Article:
“My job is good. It makes me happy. I like to be out here helping women and saving lives.”
Afride is a registered nurse working in our outreach team in the Manyara region of Tanzania. Passionate about family planning, she helps take our services to remote and difficult to reach areas – including those affected by civil war – so that women can access information about contraception and HIV.
“I have always wanted to be a nurse and I studied, and got my qualifications from KCMC, a big medical centre in Moshi. I joined Maries Stopes because of my passion for family planning and at first I worked in two of their clinics before joining the outreach team in Manyara three years ago."
Afride works in a team of three, travelling all around the region, talking to women about how to protect themselves from early or unwanted pregnancies and discussing HIV and other sexual health matters, including contraception and where to access it.
A key part of the team’s remit is to take services into difficult to reach areas, to parts of the region not served by clinics or hospitals – as a way to open up contraception to women who otherwise wouldn’t have access to it.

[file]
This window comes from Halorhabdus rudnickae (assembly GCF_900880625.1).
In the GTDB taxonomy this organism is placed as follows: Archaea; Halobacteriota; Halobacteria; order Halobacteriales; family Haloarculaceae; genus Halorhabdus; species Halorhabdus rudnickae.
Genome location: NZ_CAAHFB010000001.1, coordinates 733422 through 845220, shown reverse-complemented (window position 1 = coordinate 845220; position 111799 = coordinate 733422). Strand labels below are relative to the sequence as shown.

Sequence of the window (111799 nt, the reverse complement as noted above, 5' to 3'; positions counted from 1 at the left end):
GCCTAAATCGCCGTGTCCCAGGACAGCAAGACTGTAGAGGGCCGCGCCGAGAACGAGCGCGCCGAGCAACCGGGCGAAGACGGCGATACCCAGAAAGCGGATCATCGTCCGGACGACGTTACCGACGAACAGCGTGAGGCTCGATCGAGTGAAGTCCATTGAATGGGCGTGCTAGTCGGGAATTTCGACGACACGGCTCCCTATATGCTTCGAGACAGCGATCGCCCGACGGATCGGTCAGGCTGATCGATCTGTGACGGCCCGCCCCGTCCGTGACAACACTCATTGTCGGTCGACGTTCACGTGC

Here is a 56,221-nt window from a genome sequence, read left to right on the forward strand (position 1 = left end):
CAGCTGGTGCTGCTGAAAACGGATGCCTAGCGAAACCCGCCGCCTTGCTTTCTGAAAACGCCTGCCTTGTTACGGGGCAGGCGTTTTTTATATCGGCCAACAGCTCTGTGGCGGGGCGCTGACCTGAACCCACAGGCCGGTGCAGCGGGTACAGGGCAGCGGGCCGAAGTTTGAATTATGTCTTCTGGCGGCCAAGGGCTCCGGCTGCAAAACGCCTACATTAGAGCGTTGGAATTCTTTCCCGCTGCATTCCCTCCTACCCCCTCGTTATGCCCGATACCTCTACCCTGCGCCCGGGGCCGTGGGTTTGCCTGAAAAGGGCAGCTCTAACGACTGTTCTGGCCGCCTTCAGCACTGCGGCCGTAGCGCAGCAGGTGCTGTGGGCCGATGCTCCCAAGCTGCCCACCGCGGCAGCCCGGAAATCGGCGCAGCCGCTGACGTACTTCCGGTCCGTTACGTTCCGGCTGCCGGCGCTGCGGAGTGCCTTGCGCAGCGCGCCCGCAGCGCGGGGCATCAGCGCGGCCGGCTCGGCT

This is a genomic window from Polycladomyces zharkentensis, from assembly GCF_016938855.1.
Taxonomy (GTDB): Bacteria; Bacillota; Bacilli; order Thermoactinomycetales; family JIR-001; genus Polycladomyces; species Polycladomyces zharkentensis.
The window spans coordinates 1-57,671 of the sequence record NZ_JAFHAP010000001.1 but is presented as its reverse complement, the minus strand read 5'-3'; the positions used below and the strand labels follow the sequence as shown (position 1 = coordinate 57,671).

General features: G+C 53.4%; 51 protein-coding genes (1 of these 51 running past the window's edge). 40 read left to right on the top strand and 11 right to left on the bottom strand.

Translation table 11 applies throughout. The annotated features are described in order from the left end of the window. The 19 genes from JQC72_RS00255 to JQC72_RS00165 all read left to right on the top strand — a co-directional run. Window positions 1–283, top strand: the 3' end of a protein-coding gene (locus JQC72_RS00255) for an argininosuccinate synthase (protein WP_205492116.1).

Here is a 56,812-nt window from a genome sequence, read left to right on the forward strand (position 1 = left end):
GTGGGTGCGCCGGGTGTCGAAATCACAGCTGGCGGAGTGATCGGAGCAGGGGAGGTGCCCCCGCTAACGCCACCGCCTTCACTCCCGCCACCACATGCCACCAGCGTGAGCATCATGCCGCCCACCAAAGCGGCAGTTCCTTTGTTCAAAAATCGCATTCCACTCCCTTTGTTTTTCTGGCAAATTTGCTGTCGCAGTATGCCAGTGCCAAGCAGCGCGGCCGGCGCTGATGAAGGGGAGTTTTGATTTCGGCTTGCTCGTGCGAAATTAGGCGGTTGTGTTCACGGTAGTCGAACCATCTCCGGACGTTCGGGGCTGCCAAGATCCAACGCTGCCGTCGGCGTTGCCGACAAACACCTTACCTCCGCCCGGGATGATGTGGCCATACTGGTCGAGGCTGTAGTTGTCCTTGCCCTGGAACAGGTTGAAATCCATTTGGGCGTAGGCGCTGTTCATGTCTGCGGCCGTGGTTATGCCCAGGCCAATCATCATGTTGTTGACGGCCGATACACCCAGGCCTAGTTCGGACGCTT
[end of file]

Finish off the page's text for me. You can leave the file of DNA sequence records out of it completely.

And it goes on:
“Some of the areas are hard to get to, particularly during the rainy season. We have to be pulled out of the mud by a tractor so we can keep going. We sometimes travel through areas affected by civil wars – wars between the farmers and pastoral communities. That can be scary because of the aggression and the problems there.
“The job also means spending a lot of time away from home, which is hard when you have a young family at home, as I do.”
Afride has a ten year old son and a six year old daughter, who are looked after by her husband Eric while she is working. Being away for three weeks at a time isn’t easy but taking on the job was a decision her and her husband came to jointly, and he is happy to support her in the work she’s doing.
“I wanted to go out on outreach a few years ago, but put it off while my kids were really young. I then planned it with my husband, and we both agreed I could do it for a while, and then go back to working in one of the clinics. For now, my husband is okay with it. And my kids know I’ll be back every three weeks to see them, and they will be there waiting for me.”
Babies used to be thrown out into the street. And you don’t hear of mothers who have died due to unsafe abortions. I know that Marie Stopes has helped this.
Despite the challenges of her role, Afride is hugely positive about the work of her team, and believes strongly in getting family planning out to young women in the region.
“My job is good. It makes me happy. I like to be out here helping women and saving lives. Myself, James and Willy travel and work well together. And I enjoy being out talking to clients and helping them get the contraception they need and seeing them happy afterwards.
“Things have also changed a lot in the region. Babies used to be thrown out into the street, you don’t hear about that anymore. And you don’t hear of mothers who have died due to unsafe abortions, those cases are much rarer. I know that Marie Stopes has helped this. People know about family planning now.”